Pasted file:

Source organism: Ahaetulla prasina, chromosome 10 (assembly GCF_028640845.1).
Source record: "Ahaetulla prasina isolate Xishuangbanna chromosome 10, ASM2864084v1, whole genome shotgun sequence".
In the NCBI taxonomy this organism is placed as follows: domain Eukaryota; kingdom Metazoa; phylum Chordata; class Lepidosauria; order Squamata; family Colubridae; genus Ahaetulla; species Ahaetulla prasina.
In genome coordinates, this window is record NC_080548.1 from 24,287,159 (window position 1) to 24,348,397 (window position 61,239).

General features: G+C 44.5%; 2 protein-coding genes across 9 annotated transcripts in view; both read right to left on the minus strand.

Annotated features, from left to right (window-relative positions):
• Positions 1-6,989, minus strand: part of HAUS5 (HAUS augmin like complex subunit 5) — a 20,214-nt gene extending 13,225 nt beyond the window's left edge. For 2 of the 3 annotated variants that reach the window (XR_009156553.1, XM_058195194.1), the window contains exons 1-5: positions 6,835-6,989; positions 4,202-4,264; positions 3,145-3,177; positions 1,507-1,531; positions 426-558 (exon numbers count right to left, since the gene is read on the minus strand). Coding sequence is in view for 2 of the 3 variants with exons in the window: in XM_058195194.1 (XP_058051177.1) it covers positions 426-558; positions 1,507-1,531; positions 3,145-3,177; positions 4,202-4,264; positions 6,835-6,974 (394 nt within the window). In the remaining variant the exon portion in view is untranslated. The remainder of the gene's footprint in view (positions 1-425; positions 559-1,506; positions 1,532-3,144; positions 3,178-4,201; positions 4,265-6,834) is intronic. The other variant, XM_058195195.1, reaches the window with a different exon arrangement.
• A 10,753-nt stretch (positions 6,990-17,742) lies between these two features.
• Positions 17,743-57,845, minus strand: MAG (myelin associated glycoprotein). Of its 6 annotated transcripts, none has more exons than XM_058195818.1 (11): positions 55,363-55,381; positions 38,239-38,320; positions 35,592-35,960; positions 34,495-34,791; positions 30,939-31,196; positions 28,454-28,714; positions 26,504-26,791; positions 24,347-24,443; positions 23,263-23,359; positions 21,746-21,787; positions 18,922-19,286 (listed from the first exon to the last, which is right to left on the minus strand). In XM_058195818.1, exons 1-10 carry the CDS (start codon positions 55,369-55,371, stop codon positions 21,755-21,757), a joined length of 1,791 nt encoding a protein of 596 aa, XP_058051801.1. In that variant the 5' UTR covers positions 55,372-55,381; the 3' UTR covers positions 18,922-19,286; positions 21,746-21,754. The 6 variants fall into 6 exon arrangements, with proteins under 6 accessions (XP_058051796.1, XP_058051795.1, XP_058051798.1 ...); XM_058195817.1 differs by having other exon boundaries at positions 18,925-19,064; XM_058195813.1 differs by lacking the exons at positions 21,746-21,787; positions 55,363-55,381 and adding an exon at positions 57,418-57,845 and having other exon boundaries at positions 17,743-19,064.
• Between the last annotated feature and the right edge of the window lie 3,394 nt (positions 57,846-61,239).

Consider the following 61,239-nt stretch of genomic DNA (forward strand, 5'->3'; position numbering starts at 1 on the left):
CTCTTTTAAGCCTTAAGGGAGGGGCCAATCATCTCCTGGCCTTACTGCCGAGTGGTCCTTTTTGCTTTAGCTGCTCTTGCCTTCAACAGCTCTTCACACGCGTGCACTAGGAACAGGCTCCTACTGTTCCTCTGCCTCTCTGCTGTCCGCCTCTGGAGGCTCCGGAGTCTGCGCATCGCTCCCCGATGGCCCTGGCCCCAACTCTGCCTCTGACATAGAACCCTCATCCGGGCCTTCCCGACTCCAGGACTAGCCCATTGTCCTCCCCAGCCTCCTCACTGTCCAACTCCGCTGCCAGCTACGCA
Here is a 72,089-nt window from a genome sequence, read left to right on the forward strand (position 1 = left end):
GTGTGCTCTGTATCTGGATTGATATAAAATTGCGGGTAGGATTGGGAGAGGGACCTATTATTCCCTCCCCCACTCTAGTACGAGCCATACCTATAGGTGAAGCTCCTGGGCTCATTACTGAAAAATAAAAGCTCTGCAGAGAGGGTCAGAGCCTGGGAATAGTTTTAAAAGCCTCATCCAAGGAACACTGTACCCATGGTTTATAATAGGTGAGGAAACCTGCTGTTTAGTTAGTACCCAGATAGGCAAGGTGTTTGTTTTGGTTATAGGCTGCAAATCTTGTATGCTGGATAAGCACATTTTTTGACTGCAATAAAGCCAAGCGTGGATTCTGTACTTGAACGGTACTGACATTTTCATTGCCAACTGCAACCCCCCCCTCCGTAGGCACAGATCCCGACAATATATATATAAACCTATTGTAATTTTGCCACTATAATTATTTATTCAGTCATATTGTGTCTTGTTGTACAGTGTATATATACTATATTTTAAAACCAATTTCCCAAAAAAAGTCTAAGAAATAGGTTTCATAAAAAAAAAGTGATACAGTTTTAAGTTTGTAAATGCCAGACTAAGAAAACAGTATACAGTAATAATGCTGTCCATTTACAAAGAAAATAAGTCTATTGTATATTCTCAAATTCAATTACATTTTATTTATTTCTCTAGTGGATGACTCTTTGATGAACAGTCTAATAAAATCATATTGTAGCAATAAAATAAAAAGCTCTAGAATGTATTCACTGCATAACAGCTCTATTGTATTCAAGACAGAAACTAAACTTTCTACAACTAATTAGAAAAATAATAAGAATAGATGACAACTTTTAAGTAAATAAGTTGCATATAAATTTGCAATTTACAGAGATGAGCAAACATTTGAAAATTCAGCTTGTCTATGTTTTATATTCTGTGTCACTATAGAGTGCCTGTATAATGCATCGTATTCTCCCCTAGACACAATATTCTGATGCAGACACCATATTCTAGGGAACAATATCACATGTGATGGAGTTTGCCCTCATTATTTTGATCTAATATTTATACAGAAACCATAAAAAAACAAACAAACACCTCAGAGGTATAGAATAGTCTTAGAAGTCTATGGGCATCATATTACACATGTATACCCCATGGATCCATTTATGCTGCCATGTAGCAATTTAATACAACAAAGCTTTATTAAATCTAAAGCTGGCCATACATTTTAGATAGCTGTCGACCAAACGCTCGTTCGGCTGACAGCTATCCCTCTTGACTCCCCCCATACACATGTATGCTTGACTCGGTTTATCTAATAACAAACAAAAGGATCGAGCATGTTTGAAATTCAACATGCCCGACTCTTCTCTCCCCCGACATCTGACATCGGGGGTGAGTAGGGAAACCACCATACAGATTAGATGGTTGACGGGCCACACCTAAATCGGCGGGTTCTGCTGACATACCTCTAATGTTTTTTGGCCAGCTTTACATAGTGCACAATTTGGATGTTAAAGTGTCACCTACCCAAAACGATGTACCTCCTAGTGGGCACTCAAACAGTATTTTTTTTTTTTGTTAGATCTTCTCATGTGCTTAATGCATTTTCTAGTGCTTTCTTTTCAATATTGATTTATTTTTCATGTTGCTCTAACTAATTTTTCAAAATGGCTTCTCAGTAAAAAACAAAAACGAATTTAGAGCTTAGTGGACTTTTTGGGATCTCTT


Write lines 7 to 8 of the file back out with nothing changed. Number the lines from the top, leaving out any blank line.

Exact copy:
• Positions 1-6,989, minus strand: part of HAUS5 (HAUS augmin like complex subunit 5) — a 20,214-nt gene extending 13,225 nt beyond the window's left edge. For 2 of the 3 annotated variants that reach the window (XR_009156553.1, XM_058195194.1), the window contains exons 1-5: positions 6,835-6,989; positions 4,202-4,264; positions 3,145-3,177; positions 1,507-1,531; positions 426-558 (exon numbers count right to left, since the gene is read on the minus strand). Coding sequence is in view for 2 of the 3 variants with exons in the window: in XM_058195194.1 (XP_058051177.1) it covers positions 426-558; positions 1,507-1,531; positions 3,145-3,177; positions 4,202-4,264; positions 6,835-6,974 (394 nt within the window). In the remaining variant the exon portion in view is untranslated. The remainder of the gene's footprint in view (positions 1-425; positions 559-1,506; positions 1,532-3,144; positions 3,178-4,201; positions 4,265-6,834) is intronic. The other variant, XM_058195195.1, reaches the window with a different exon arrangement.
• A 10,753-nt stretch (positions 6,990-17,742) lies between these two features.